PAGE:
Saturday, January 20, 2018

Forward March: The Interpretation and Understanding of a March

Dr. Steven Grimo
Lt. Col. USAF (Ret.)
Dr. Steven Grimo began his career in music as a percussionist, attending the New England Conservatory of Music in Boston, Massachusetts where he earned a BME in Music Education and a BA in Percussion Performance. After a successful teaching career in New England, Steve spent 22 years conducting US Air Force Bands. While in the Air Force, he earned his DMA from Catholic University. Steve has since retired from the Air Force and two University teaching positions. He has been the guest conductor of the Concord Band on multiple occasions.

Marches have been composed throughout every period of Western Music. Masters such as Bach, Haydn, Beethoven, Bruckner, and Wagner have all composed original works in this form. The march qualifies as an important part of wind literature and band heritage. Conductors sometimes mistakenly look upon marches as secondary musical offerings, rather than recognizing the joy and energy produced by such programming “gems.” This highly stylized form, like a waltz or minuet, served much like a dance for bodily motion. The march was a functional musical form designed to keep a regular beat with an encouraging sound to keep troops in step.

In the seventeenth century, small bands of musicians marched, participated in processions, and provided rallying sounds for large gatherings. These early collections of instrumentalists usually consisted of winds and drums; “louder was better” for the open-air performances. By the eighteenth century, military musicians performed short and simple marches. During the mid-eighteenth century, the military band consisted of winds in pairs with an added side drum and bass drum; the trumpet and sackbut were occasionally added. It was not until the French Revolution that large wind bands resembled the ones we know today. As composers began to write for larger ensembles, the musical sophistication of a march began to improve. The history of the wind band closely paralleled the development of performance practices for the march.

As the nineteenth century approached, percussionists and wind musicians were assigned to military units, establishing the lasting concept of a “military” band. As military bands expanded their functions, performances began to include concerts for events such as the arrival of dignitaries. This movement directly led to a variety of musical styles performed by military musicians, all of which included various dance types and the occasional added vocal or instrumental soloist. During the early nineteenth century, Wilhelm Wieprecht of Germany (inventor of the tuba) worked extensively to establish what we have come to know as the “concert” band.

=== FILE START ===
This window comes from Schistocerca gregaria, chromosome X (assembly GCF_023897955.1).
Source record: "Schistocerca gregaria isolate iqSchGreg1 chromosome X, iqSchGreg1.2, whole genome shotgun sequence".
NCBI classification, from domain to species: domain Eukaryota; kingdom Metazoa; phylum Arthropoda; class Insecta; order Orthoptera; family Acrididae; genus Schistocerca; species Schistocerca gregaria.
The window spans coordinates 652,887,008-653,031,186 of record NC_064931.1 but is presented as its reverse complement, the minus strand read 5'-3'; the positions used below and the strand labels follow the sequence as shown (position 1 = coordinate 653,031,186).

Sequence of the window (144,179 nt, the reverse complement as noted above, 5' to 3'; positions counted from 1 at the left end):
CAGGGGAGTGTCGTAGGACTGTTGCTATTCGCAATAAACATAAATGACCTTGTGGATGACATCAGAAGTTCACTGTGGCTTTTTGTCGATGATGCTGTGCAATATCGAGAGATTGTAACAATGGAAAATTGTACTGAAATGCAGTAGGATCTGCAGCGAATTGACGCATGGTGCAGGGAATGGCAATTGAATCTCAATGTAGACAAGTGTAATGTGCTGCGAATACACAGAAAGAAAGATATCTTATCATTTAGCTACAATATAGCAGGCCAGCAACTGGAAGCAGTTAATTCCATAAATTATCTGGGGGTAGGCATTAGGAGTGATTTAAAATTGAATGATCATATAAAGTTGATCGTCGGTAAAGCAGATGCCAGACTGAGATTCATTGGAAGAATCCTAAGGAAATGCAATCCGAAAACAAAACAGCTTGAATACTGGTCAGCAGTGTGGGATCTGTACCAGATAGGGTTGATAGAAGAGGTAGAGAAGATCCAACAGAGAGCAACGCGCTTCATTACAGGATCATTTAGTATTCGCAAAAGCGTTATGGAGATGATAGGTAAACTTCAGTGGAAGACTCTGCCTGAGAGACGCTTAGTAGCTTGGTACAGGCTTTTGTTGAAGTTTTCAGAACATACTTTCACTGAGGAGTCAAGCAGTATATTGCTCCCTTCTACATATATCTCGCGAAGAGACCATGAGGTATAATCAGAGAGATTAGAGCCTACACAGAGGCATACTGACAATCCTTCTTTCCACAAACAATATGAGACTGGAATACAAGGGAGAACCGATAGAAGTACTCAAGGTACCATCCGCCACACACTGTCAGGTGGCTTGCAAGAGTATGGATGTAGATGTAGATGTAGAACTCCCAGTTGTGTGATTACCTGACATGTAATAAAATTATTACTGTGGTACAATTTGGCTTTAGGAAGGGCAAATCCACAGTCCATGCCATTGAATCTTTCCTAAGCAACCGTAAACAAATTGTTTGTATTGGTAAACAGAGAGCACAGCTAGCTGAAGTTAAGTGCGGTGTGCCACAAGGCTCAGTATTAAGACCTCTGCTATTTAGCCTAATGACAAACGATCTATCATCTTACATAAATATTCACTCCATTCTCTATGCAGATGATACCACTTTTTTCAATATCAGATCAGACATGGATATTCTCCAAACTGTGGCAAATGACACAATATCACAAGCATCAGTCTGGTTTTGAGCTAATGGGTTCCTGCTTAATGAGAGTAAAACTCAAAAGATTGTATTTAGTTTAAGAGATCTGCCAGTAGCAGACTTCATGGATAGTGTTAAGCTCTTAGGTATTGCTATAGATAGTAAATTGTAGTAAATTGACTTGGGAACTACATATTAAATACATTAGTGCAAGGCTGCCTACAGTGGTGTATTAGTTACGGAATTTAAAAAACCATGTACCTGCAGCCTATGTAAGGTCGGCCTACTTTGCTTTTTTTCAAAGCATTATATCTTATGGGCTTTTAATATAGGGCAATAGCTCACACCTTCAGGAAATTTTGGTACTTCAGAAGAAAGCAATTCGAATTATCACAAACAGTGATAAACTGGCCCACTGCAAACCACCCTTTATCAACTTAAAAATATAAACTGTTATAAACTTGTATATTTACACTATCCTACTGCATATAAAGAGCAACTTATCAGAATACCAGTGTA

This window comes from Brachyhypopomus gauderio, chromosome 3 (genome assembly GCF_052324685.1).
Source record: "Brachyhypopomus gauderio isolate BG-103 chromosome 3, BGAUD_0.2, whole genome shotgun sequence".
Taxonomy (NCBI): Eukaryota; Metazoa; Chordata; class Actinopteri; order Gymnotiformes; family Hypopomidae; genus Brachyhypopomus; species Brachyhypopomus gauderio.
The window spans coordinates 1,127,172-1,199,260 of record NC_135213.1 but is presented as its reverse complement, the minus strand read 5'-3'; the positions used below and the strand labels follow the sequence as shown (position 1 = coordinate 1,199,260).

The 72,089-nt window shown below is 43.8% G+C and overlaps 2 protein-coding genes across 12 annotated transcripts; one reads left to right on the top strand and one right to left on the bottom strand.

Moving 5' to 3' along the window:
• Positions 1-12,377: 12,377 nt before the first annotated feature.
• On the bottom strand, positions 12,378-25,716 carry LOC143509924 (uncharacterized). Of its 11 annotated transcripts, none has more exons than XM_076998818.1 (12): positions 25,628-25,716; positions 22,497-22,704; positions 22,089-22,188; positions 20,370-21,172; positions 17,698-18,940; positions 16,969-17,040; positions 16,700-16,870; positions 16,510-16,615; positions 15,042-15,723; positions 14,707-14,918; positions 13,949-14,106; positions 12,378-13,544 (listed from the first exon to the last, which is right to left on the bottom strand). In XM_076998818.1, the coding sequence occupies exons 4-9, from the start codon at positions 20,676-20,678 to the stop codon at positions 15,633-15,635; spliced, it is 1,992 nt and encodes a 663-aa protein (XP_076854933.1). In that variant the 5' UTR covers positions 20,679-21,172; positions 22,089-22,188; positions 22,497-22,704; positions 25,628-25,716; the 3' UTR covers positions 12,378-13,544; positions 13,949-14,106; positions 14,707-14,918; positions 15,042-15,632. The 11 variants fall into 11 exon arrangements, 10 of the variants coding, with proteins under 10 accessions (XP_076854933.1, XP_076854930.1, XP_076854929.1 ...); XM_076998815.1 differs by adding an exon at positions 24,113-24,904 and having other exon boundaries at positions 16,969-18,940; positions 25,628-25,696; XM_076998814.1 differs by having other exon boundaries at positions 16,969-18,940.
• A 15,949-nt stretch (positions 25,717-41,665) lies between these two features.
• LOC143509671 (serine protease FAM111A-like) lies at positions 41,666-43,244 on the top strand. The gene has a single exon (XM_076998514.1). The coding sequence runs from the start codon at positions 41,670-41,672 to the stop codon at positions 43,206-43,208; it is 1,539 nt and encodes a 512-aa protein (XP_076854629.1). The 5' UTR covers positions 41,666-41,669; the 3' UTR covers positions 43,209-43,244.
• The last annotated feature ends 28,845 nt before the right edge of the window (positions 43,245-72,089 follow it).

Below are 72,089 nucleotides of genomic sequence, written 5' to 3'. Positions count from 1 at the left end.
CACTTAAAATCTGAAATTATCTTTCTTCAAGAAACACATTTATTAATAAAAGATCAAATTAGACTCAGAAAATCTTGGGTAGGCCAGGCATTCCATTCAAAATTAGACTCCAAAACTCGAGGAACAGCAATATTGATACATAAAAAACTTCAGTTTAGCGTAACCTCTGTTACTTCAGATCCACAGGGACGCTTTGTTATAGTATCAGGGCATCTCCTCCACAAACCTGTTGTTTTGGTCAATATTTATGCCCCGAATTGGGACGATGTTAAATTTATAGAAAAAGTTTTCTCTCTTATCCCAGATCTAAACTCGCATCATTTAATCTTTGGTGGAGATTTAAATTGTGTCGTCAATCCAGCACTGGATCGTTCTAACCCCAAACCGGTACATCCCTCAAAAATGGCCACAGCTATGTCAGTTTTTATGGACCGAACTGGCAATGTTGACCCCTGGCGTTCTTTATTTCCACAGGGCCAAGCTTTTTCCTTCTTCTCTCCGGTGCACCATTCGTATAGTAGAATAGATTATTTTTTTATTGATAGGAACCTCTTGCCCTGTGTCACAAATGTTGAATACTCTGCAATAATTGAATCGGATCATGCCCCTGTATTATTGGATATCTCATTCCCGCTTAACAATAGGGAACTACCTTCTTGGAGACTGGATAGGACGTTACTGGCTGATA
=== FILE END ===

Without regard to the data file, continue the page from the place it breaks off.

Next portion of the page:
Instrumentation was established and compositions and transcriptions of orchestral music were performed. This change in performance practice moved away from the “military” band concept toward the concert band of today. Patrick S. Gilmore, who was active in the United States from 1849 until his death in 1892, is considered the “Father of the American Band.” The Marine Band, founded in 1798, consisted of 2 oboes, 2 clarinets, 2 horns, 1 bassoon, and a drum. It was not until 1861 that the band was authorized 30 musicians. The military tradition of musicians in uniform continued through Sousa’s time and continues worldwide today.

The popularity of the quickstep, a dance popular in the nineteenth century,  became the musical foundation of dancing as well as marching. The quickstep is sectional, with repeats and no key changes. The quickstep resembles the galop (a quick dance in 2/4 time). Also during this time were grand marches, which were slower and longer than the quickstep and were in 4/4 meter. These grand marches were like the classical minuet with two strains (each repeated), a trio in a closely-related key, and a da capo (a return to the first strain). This form became the standard for marches after the middle of the century.

Like the poise and passion of a Strauss waltz, great marches are cheerful and driven to make your body move and your feet dance. Creativity, inspiration, and formal structure qualify such a composition as an important part of band repertoire. Marches are truly expressions of “music in motion,” full of humor, inventiveness and a descriptive style. The age of the march coincided with the development of the professional wind band. The transition from the Gilmore band of 1859 and Sousa’s designation as the leader of the Marine Band in 1880 encouraged prosperity and progress in concert band development. March masters such as Sousa, Fillmore, Alford, K. L. King, Goldman, J. J. Richards, R. B. Hall, and Russell Alexander developed a musical form like Johann Strauss and his treatment of the waltz.

March Styles—One of the main factors in performance is selecting the appropriate tempo. Moving a metronome marking up or down can determine the need for single or double tonguing for the brass section. These tempos are characteristic of various periods and historical function. Early American military marches were 120 beats per minute, and circus marches were double time, creating excitement and intensity for the Big Top performers. Slower than American marches, European marches are between 104 and 112 beats per minute with a more deliberate pulse. German and British marches have similar characteristics and tempo qualities as well. The Paso Doble, known as a Spanish or Latin American march, is relaxed with a rubato and operatic flavor. Some of these marches may be quicksteps with excitement and a festive quality, much like circus marches.

Tempo and Pulse—Rhythmic accuracy is the single most important factor when performing a march. Problems arise when an ensemble or section plays “in tempo” but not “in rhythm.” Incorrect subdivision and note placement cause unsteady motion within the music. The march should feel effortless and comfortable for both the players and the audience.